Of all the proposals following the horrific Newtown school shooting, this has to be the worst: a Connecticut attorney has just filed legal papers seeking to recover $100 million from the State Board of Education on behalf of a 6-year-old survivor.
New Haven, CT attorney Irv Pinsky filed a claim last week with state Claims Commissioner J. Paul Vance Jr., whose office must give permission before a lawsuit can be filed against the state, according to the Hartford Courant. (Good luck with that.)
The child, who has not been named to protect her privacy, heard “cursing, screaming, and shooting” over the school intercom when the gunman opened fire, according to the claim. (I am not repeating the shooter’s name here, to minimize the fame that comes with violent rampages.) She suffered “emotional and psychological trauma and injury, the nature and extent of which are yet to be determined,” the claim said.
Don’t get me wrong, I am generally in favor of tort claims when they are meritorious. Trial lawyers and financial judgments against companies that put dangerous products into the marketplace are one of the reasons we live in a very safe country. When I am strapping myself into a zip line in, say, Nicaragua, I think, “does this country have tort liability?” On behalf of clients I have brought many personal injury and wrongful death cases. But I would not have taken this one.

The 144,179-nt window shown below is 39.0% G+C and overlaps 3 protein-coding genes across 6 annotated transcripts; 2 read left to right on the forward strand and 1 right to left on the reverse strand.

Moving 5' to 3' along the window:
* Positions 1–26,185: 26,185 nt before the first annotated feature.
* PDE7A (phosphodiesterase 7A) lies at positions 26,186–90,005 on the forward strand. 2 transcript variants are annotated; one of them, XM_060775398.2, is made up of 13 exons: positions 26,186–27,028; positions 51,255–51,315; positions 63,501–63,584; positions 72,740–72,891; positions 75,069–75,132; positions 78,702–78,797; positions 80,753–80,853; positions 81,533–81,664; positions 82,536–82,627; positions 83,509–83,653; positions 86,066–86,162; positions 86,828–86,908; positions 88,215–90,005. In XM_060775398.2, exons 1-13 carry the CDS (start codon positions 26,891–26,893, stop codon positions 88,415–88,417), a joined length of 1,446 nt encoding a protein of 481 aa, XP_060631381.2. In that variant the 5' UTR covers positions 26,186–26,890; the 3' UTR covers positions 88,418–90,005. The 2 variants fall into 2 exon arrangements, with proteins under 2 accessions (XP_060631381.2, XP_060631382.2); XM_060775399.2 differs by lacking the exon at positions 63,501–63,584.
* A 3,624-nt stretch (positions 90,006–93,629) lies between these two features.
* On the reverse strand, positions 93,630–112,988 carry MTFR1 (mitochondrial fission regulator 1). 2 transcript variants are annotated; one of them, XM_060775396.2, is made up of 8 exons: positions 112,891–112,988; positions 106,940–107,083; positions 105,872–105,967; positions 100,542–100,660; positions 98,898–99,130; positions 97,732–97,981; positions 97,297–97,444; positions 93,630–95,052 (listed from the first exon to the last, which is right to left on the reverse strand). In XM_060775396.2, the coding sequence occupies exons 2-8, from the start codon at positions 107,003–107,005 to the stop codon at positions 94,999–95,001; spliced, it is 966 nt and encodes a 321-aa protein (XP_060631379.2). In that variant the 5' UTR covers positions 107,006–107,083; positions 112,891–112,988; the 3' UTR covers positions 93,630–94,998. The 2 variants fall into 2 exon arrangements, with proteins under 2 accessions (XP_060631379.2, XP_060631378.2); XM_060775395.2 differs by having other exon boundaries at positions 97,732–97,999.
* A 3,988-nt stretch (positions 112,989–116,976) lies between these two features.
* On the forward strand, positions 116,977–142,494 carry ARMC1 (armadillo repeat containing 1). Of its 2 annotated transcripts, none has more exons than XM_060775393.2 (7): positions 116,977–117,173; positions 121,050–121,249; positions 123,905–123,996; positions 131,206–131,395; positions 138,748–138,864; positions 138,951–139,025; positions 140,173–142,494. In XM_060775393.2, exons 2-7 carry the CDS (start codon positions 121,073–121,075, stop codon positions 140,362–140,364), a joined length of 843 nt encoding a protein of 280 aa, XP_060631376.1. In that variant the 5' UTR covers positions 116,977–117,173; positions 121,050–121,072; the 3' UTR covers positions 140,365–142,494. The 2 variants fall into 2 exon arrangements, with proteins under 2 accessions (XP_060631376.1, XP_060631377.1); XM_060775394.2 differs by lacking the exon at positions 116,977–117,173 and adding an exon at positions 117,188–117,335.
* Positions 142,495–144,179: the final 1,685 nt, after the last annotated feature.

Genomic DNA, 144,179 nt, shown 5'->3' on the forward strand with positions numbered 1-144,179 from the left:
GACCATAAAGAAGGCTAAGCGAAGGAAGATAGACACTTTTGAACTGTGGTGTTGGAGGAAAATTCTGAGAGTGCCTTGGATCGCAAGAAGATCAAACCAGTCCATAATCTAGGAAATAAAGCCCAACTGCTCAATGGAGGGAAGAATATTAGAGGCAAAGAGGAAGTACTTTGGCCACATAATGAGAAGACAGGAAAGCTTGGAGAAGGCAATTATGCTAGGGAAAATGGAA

To sue a school where the women in charge heroically rushed the shooter, paying with their lives, feels wrong-headed, even callous. In legal parlance, a deranged gunman bursting in and murdering children with an assault weapon was not foreseeable. Even in a country with regular mass shootings, this was a shock to us all. Had there been an armed guard, the gunman, with the element of surprise, could have easily shot him first and then proceeded. What more could the school have done? Become a bulletproof fortress with soldiers stationed shoulder-to-shoulder around the perimeter?
I hope the state of Connecticut rejects this claim, and that other lawyers turn down similar cases. Tougher gun laws and mental health reform are the obvious solutions here, not lawsuits against schools.
The opinions expressed here represent my own and not necessarily those of Avvo.com.